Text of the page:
A review by theengineerisreading
Love Is for Losers by Wibke Brueggemann

challenging emotional funny informative relaxing medium-paced
  • Strong character development? Yes
  • Loveable characters? Yes
  • Diverse cast of characters? No
  • Flaws of characters a main focus? Yes


As my first five-star read for 2021, the pressure to write a cohesive review for this book is on.

Love is for Losers is Wibke Brueggemann's debut novel that is set to hit bookshelves in the UK this January 21 and next month (Feb 23) for the rest of the world.

But before I go ahead with my review, I would like to thank MacMillan UK and Wibke herself for sending a proof copy my way in exchange for honest review.

When I heard that this book is pitched as Sex Education but make it in Bridget Jones format, I know that I need to read this ASAP.

The first thing I noticed when I started this book is how the writing style fits my personality. I love reading humorous content and Wibke successfully delivered all the LOL moments in this book through Phoebe Alexandra Davis' complicated character. The way Wibke wrote Phoebe's diary entry feels like me rereading my elementary writings. 

However, the main plot of the book revolves around Phoebe and how she explores her gender, identity, and expression. Phoebe's character develops in an unconventional way and it is evident with the way she sees how the world works and how steady she tries to be by trying to avoid complicating things around her.

Being an only daughter of a humanitarian daughter, Phoebe questions her mother's intention on leaving her alone by letting Phoebe stay in her godmother, Kate, every time she has a work overseas (which is most of the time.) This mother-daughter relationship sub-plot highlights a different kind of interaction and how presence comes to play with attachment.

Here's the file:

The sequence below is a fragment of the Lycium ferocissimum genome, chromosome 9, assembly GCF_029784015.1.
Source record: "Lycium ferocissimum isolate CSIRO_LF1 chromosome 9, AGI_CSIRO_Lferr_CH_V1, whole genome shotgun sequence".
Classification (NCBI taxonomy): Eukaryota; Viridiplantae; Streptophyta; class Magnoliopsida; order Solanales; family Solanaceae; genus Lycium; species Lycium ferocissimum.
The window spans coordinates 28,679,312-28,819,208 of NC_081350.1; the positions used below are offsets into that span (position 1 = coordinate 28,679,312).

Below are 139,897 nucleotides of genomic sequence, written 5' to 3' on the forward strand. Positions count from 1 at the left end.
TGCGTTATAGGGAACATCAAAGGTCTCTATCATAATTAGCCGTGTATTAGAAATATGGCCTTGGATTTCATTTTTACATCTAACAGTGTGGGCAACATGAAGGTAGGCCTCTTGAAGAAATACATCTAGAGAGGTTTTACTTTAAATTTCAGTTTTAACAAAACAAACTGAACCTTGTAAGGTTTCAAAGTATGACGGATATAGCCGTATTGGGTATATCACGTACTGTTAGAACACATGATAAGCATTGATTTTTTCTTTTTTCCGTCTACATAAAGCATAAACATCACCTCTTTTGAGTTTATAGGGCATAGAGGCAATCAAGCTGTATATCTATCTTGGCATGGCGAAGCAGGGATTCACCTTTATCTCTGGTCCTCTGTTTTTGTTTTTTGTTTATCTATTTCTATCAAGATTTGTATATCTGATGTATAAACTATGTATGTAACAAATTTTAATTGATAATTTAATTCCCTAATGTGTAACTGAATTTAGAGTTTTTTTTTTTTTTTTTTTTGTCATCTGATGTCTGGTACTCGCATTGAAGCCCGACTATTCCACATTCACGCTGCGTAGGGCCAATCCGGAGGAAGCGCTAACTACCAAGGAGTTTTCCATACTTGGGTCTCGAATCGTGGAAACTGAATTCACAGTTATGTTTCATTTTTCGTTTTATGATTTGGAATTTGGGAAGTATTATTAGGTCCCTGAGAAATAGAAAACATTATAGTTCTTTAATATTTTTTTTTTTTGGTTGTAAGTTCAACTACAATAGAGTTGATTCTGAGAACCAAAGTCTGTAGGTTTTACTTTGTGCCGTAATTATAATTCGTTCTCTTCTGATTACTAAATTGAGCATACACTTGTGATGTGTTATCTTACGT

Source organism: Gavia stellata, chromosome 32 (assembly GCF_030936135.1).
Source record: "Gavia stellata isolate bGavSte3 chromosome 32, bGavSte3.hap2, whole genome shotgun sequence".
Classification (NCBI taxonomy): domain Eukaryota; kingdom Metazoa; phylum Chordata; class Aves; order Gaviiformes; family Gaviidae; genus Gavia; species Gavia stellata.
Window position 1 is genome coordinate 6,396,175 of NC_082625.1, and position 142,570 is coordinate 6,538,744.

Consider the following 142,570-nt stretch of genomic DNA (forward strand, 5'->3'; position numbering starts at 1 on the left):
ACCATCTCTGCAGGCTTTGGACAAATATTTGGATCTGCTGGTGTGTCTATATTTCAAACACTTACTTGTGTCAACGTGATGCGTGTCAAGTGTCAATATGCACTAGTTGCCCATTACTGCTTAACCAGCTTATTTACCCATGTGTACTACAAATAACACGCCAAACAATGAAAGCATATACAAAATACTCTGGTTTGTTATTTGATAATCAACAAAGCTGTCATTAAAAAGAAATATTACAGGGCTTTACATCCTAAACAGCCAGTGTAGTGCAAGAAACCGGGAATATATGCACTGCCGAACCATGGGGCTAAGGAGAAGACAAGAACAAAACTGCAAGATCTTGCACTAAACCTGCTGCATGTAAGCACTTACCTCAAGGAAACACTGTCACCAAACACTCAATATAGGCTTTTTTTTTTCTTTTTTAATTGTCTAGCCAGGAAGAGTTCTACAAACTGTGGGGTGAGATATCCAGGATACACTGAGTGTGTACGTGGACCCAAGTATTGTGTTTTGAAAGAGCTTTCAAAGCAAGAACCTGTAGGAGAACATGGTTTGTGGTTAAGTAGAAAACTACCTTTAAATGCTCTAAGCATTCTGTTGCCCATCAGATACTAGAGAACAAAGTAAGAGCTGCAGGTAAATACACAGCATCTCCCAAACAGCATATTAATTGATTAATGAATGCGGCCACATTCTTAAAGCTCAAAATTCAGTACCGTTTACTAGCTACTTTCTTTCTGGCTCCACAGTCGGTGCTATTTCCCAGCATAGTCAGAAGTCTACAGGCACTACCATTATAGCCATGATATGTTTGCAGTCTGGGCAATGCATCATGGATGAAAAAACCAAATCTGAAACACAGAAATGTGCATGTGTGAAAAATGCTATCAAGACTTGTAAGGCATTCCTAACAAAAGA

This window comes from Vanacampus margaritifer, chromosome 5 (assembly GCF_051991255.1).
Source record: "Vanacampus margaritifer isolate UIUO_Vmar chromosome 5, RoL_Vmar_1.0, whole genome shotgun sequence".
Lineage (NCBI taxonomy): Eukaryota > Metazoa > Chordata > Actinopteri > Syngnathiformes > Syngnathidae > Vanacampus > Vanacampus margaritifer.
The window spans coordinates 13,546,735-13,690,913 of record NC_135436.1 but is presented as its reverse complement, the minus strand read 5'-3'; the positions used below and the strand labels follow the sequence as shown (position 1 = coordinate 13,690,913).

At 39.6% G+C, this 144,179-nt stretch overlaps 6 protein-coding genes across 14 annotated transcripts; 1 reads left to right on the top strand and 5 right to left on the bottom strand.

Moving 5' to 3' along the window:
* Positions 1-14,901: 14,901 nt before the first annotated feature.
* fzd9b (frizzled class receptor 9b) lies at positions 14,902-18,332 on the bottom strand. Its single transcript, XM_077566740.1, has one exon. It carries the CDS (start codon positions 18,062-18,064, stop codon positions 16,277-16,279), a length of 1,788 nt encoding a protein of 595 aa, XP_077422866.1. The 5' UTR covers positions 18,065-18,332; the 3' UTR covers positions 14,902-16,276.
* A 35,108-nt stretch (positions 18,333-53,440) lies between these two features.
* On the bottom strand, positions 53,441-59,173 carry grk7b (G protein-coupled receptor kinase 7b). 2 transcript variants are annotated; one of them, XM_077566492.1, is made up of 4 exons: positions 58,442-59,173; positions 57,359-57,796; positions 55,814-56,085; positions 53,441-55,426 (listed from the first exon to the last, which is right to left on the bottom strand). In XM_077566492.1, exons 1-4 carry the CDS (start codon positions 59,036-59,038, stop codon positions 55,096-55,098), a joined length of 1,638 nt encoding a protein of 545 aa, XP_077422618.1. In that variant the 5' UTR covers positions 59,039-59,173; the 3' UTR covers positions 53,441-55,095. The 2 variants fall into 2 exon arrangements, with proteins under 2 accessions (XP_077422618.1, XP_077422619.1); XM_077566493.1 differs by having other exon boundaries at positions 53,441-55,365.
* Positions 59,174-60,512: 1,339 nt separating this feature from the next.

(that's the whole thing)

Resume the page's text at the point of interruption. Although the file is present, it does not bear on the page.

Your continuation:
Speaking of Kate, she is one of the most vibrant side character I encountered. I love reading scenes with Kate on it and the way she handles things with Phoebe is extraordinary. It may appear that Kate's character is too good to be true but she definitely did her best to compensate for her best friend's shortcomings to Phoebe.

It's notable that Wibke writes so well in terms of supporting characters. I like reading about the charity shop group (Kate, James, Emma, Alex, Bill, Melanie, Pat) and the school gang (Polly, Tristan, Miriam.)

Although I admit that Phoebe's character is really annoying at the start with the way she handled Polly and Tristan's relationship and she even mocked Alex (who has Down syndrome) which is unacceptable, I pushed through reading this book because I acknowledge how we have different ways of processing our emotions. Even I, sometimes, have a hard time comprehending why I reacted so badly on specific scenarios because our brain is such a complicated and wondrous mess.

This is one of the greatest challenges with authors - handling the reality about people and how to convince readers about the development of characters that has a bad first impression. I think this book reminded me that people can still change the same with how Phoebe continue to do her best even though she finds it difficult to be responsive to things that include huge changes and/or strong emotion - which is totally valid because I believe that all of us have our own rooms for improving ourselves. I really love how the Wibke captured that and translated it into this lovable chunk of a book. 

If you're looking for a recommended read that involves a teenager exploring sexual orientation, gender, and identity, then this book is perfect for them. 

I hope you give this book a chance because Phoebe, with all her unconventional views, will surely make her way to your heart. 

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